As usual, found several misleading sites with it, some claiming 1907 and some 1908. But after being more specific about finding the whole inventory of Caruso's recordings, found the file in the Victor library: victor.library.ucsb.edu/index.php/matrix/detail/200006957/B-6033-La_don na_mobile which says that the recording was made in Candem in march 1908, contrary to what a lot of posters claimed of being in NYC in 1907.
One of my google searches insisted me to go to Amazon, which apparently has a collection of all of his recordings (18 years of doing it is a lot!). There, I found this specific one and that led me to an album called "Caruso 2000";, which remastered several of his original recordings.
Enrico Caruso (February 25, 1873 – August 2, 1921) was an Italian tenor. He sang to great acclaim at the major opera houses of Europe and the Americas, appearing in a wide variety of roles from the Italian and French repertoires that ranged from the lyric to the dramatic. Caruso also made approximately 290 commercially released recordings from 1902 to 1920. All of these recordings, which span most of his stage career, are available today on CDs and as digital downloads.
Caruso's 1904 recording of "Vesti la giubba" from Leoncavallo's opera Pagliacci was the first sound recording to sell a million copies.
Enrico Caruso was born in Naples in the Via San Giovannello agli Ottocalli 7 on February 25, 1873. He was the third of seven children and one of only three to survive infancy. Caruso's father, Marcellino, was a mechanic and foundry worker. Initially, Marcellino thought his son should adopt the same trade, and at the age of 11, the boy was apprenticed to a mechanical engineer named Palmieri who constructed public water fountains. During this period he sang in his church choir, and his voice showed enough promise for him to contemplate a possible career in music.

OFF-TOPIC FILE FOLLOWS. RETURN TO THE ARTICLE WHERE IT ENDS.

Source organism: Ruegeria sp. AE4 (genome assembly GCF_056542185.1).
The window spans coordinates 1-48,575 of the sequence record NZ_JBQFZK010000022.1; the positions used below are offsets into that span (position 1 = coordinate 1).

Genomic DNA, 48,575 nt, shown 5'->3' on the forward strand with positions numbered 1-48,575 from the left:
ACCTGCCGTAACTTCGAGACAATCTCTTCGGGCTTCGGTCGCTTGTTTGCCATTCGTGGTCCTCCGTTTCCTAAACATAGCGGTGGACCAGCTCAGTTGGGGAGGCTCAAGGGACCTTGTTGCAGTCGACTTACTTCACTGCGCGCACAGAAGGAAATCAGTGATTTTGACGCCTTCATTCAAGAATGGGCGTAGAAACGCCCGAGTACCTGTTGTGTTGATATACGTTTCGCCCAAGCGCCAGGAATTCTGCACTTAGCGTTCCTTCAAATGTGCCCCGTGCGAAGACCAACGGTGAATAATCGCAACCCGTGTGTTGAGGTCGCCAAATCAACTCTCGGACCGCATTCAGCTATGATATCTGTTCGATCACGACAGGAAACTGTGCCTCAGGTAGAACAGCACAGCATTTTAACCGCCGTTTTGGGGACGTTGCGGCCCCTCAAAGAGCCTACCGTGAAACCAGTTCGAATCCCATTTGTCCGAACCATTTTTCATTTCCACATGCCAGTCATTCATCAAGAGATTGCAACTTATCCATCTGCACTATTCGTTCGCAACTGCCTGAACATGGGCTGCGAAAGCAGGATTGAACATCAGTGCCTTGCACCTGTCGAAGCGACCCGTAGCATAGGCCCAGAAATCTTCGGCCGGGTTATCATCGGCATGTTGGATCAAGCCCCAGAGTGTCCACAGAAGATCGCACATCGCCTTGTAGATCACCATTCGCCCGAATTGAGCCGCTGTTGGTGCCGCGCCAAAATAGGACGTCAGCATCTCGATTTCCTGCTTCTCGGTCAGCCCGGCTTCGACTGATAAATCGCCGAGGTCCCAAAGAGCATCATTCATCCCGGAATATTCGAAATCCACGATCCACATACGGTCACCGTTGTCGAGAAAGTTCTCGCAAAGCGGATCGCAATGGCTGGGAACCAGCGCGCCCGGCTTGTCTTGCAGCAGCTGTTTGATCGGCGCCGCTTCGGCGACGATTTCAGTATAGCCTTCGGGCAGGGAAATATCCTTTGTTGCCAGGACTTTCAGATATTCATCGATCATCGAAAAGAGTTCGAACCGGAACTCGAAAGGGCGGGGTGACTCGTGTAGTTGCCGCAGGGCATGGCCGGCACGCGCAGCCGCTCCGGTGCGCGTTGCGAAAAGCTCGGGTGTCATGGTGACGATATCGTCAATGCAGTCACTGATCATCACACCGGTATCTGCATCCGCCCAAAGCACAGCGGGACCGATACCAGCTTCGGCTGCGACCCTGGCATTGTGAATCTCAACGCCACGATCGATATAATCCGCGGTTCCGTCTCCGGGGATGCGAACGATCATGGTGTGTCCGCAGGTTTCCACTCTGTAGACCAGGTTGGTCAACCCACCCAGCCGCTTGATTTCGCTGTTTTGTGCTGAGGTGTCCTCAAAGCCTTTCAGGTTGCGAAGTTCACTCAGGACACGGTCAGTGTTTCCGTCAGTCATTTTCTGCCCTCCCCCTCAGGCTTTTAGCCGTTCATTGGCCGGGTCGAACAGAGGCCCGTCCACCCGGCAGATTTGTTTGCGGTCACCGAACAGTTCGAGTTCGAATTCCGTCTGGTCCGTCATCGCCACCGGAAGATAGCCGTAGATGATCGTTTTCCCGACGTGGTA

Caruso was encouraged in his early musical ambitions by his mother, who died in 1888. To raise cash for his family, he found work as a street singer in Naples and performed at cafes and soirees. Aged 18, he used the fees he had earned by singing at an Italian resort to buy his first pair of new shoes.
At the age of 22, Caruso made his professional stage debut in serious music. The date was March 15, 1895 at the Teatro Nuovo in Naples. The work in which he appeared